Adding intestinal enzyme to diets of mice appears to prevent, treat metabolic syndrome
Feeding an intestinal enzyme to mice kept on a high-fat diet appears to prevent the development of metabolic syndrome – a group of symptoms associated with type 2 diabetes, cardiovascular disease and fatty liver – and to reduce symptoms in mice that already had the condition. In their report published online in PNAS Early Edition, Massachusetts General Hospital (MGH) investigators describe how dietary supplementation with intestinal alkaline phosphatase (IAP) reduced the inflammation believed to underlie metabolic syndrome by blocking a toxic molecule found on the surface of many bacteria.
"For the first time we are targeting production of inflammatory factors in the intestinal tract to prevent the systemic problem of the metabolic syndrome," says Richard Hodin, MD, of the MGH Department of Surgery, the study's senior author. "Animal studies have shown the gut to be the likely source of these factors, and we have previously shown in laboratory studies that IAP can block their activity. There are human studies that correlate low-grade systemic inflammation with the metabolic syndrome, so we expect that IAP's ability to interfere with the process will apply to humans as well."
Encompassing symptoms including obesity, glucose intolerance, insulin resistance, hypertension and lipid abnormalities, metabolic syndrome affects more than one-third of the U.S. population and significantly increases the risk for cardiovascular disease and type 2 diabetes. A possible contributor to metabolic syndrome is increased blood levels of lipopolysaccharide (LPS), a molecule found on the surface of many gut bacteria and responsible for their toxic effects when it passes through the intestinal wall into the systemic circulation. A persistent increase in circulating LPS, a condition called endotoxemia, causes low-grade inflammation – a primary aspect of metabolic syndrome – throughout the body. LPS is known to bind to fat, and several studies have shown that a high-fat diet raises systemic LPS levels in animals and humans, increasing both intestinal inflammation and the permeability of the intestinal wall, allowing additional LPS to pass into the bloodstream.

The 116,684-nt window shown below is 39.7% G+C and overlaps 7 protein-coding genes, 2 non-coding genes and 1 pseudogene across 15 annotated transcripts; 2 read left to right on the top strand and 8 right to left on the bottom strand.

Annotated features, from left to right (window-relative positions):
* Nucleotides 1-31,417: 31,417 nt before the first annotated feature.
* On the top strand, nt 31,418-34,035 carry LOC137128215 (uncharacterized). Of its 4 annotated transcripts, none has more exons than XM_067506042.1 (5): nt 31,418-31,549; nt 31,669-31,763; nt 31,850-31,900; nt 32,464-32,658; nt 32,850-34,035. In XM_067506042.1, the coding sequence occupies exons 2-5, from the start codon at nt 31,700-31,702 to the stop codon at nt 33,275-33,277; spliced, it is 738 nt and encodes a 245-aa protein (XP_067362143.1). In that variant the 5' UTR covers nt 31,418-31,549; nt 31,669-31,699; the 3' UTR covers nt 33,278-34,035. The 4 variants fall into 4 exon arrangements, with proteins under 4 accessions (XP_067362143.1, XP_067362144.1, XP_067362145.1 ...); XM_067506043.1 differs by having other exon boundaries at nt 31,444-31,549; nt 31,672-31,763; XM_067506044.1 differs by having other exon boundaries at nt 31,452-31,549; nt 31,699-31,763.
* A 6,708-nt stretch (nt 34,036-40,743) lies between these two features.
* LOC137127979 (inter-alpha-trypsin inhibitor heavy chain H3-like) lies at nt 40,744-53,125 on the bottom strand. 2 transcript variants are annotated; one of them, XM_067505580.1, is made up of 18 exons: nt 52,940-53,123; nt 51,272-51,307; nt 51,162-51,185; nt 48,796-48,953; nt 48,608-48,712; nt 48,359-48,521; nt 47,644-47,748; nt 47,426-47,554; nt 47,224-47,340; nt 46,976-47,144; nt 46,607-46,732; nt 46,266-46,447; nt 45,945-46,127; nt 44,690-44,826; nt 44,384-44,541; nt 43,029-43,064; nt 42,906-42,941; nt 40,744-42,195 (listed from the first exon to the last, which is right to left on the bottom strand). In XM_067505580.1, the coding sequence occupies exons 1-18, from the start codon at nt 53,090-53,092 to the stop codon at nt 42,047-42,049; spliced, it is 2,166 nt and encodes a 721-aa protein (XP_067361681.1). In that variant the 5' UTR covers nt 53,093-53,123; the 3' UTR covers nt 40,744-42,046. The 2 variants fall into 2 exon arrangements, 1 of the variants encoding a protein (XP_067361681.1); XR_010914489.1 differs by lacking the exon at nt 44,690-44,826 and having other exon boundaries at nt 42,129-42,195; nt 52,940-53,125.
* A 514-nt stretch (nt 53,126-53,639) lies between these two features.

Previous work in Hodin's lab showed that IAP, which is produced by cells lining the small intestine, can block the action of LPS, leading to the hypothesis that the enzyme could help prevent the systemic inflammation associated with a high-fat diet. In a series of experiments described in the current study, the investigators showed the following:
- mice in which IAP expression was either knocked out or suppressed developed endotoxemia, overexpression of inflammatory factors and symptoms of metabolic syndrome;
- feeding IAP to mice on a high-fat diet prevented weight gain and fat accumulation and reduced development of metabolic syndrome;
- feeding IAP to mice that had developed metabolic syndrome as a result of a high-fat diet, reduced endotoxemia, inflammatory factors and symptoms such as glucose intolerance;
- feeding IAP to mice on a low-fat diet slightly improved glucose metabolism but significantly improved lipid metabolism.
"While our findings clearly predict that IAP supplementation could have the same effect in human patients, future studies are required to test this directly," explains Hodin, a professor of Surgery at Harvard Medical School (HMS). "We need a formulation of the enzyme that can be safely given to humans – something we are working to develop – which we then can test as a prevention or treatment for metabolic syndrome, a contributor to the number one cause of patient death in this country."